TMQUEUE advertises a service which by default is the name of the queuespace, not the queue. As well, when tpenqueue() and tpdequeue() perform their work, they make requests to a service with the name of the queuespace. As Tuxedo doesn't know these service names are associated with a queue space, it will load balance requests to multiple TMQUEUE servers that advertise the same queuespace name. In fact, for scalability purposes you can configure multiple TMQUEUE servers operating on the same queuespace provided they are on the same machine as they will share the shared memory section associated with the queuespace. If this is done on different machines, the queuespaces need to be different, even though they have the same name. The access to the specific queues will be undefined, meaning that if you enqueue msg A and then try to specifically dequeue msg A, you may get an error because msg A may have gone to one queuespace, and the dequeue request went to the other.
We are working on enhancements to Tuxedo Message Queue (an enhanced message queuing offering for Tuxedo) to make something like this work in a more transparent manner, i.e., the dequeue for msg A would work regardless of which machine/TMQUEUE server handled the request.
Oracle Tuxedo Chief Architect
Hey Todd, thanks again for the replies, you've been a lifesaver!
So, as far as I understood, there`s no way for me to safely run a tpdequeue on a multiple machine queuespace using Load balance configurations? The only way would be to keep the Queuespace in a single machine?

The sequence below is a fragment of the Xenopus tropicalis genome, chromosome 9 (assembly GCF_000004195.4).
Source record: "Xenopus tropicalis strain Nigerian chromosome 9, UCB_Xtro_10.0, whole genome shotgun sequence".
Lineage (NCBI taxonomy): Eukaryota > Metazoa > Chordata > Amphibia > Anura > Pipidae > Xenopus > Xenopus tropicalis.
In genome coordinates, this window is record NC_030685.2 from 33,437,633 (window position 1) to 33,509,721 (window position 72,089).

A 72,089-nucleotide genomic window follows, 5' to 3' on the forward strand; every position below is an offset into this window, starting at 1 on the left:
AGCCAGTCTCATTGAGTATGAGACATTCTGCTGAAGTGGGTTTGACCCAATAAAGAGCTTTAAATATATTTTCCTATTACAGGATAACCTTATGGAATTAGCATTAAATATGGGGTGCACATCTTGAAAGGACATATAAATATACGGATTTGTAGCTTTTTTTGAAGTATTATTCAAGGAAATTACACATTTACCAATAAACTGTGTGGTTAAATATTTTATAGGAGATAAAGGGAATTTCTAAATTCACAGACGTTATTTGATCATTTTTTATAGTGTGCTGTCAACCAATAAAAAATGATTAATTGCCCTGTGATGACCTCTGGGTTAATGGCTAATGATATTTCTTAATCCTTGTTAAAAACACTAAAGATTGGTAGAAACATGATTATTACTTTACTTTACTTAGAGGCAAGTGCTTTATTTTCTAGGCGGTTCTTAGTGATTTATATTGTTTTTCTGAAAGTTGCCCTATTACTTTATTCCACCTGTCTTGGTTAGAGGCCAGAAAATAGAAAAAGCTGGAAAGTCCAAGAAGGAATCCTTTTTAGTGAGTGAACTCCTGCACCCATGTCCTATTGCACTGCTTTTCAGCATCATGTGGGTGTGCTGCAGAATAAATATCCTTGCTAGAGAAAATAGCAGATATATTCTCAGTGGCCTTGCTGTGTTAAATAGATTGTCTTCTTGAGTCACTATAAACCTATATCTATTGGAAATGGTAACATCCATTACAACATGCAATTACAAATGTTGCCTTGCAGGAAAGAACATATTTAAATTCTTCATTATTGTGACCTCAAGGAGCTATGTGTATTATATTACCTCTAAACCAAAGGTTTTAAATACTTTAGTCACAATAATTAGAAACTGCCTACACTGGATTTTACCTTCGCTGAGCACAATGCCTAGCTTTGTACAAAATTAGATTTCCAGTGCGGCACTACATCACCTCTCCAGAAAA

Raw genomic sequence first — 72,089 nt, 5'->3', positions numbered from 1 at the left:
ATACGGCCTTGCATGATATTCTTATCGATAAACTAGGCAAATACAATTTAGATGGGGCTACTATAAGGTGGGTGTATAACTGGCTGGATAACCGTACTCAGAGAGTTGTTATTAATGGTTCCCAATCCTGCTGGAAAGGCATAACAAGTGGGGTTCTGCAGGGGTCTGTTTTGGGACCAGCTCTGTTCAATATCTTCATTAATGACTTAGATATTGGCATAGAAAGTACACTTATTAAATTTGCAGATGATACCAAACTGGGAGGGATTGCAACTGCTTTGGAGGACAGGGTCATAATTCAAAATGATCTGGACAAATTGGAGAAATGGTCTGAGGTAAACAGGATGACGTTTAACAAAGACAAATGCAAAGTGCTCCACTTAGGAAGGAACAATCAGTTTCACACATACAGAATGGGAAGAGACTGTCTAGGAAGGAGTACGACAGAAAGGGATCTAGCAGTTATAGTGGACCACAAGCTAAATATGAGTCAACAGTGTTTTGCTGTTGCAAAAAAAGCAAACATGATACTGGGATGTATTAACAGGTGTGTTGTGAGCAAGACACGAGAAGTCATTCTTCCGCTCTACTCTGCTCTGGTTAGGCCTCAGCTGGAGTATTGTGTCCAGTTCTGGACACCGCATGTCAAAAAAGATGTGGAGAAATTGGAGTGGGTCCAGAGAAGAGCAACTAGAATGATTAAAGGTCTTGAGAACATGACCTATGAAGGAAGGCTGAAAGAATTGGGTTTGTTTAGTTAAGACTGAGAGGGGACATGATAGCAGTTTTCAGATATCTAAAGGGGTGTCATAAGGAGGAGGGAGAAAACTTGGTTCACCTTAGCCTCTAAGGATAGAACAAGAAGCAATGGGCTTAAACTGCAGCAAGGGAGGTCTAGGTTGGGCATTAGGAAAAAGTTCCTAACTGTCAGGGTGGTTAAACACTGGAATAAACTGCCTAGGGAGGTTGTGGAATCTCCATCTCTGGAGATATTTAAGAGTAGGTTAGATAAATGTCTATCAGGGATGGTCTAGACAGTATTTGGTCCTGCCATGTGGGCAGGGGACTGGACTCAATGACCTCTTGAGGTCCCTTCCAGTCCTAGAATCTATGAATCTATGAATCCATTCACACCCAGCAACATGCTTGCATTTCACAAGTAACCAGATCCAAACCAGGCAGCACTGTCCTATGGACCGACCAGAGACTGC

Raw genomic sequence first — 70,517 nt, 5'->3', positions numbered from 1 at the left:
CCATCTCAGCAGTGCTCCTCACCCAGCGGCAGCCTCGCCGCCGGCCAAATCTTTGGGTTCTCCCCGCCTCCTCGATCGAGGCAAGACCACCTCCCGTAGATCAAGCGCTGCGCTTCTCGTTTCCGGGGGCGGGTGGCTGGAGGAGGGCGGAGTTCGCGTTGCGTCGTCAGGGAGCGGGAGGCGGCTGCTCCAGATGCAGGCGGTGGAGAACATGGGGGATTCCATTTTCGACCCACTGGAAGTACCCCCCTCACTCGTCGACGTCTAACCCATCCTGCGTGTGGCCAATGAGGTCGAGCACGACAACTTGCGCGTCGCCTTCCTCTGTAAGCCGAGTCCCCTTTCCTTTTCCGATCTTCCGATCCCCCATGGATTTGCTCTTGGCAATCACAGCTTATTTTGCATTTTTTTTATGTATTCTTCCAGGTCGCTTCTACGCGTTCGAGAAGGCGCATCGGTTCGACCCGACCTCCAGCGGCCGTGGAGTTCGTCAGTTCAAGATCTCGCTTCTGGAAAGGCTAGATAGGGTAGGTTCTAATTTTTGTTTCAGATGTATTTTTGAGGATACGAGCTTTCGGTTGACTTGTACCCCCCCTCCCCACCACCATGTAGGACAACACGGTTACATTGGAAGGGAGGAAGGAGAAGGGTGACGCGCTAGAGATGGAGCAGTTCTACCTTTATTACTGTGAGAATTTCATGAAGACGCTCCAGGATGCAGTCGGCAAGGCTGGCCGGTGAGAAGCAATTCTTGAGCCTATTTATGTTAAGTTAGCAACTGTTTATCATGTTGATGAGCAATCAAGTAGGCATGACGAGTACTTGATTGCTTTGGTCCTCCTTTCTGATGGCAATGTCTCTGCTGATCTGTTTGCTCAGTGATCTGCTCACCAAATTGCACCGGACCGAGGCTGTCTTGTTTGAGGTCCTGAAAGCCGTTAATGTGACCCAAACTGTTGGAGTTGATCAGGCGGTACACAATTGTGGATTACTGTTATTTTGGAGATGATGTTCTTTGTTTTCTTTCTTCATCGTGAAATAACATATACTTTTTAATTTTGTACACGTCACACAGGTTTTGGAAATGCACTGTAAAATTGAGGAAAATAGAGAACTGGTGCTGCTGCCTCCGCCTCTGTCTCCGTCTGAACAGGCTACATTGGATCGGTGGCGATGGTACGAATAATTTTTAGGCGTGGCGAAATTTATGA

Regarding the Tuxedo Message Queue enhancement you talked about, does it have a planned release date? It would prove very useful for us, especially in a situation of a clustered Tuxedo envrionment.
Thanks very much,
It all depends upon what "safely" means. :-) In all seriousness, can you describe what it is you'd like to see? You can have multiple queuespaces with the same name (and preferably with the same queue names!) and it "should" work within certain constraints. If you have multiple processes performing tpdequeue() operations on multiple machines and you've set NETLOAD adequately, it will probably work just fine, especially if there is a regular flow of messages. However under extremely low loads, it is conceivable that multiple servers may be trying to perform tpdequeue() operations, and all of them stall, even though there is a message.
I think there are some ways to solve this problem using client server affinity, although it would have to be tested to verify that. Basically the idea is you create a dummy service on each machine, the local enqueuers and dequeuers call this service and it is set to establish a client/server affinity context with the machine. From then on subsequent requests should be part of the affinity context and try to go to the local machine first. Only if the local machine cannot handle the request would the request go to the other machine. This would then ensure that as long as there are multiple dequeuers on each machine, they would end up going to the local TMQUEUE servers. As I say, in theory this should work, but it would be worthwhile to test.
I'm not sure what the release schedule is for the version of TMQ that will support transparent clustering, but I can try to get that information to you. Can you please send me an email and I'll send you what I have? My email address is simply my first name period last name at oracle.com.
Oracle Tuxedo Chief Architect
Thanks for the reply. I also agree that, in theory, the client server affinity should work.
I will make some further tests trying to work with this and will let you know if I find something relevant.
Regarding the TMQ, I will send you an email shortly.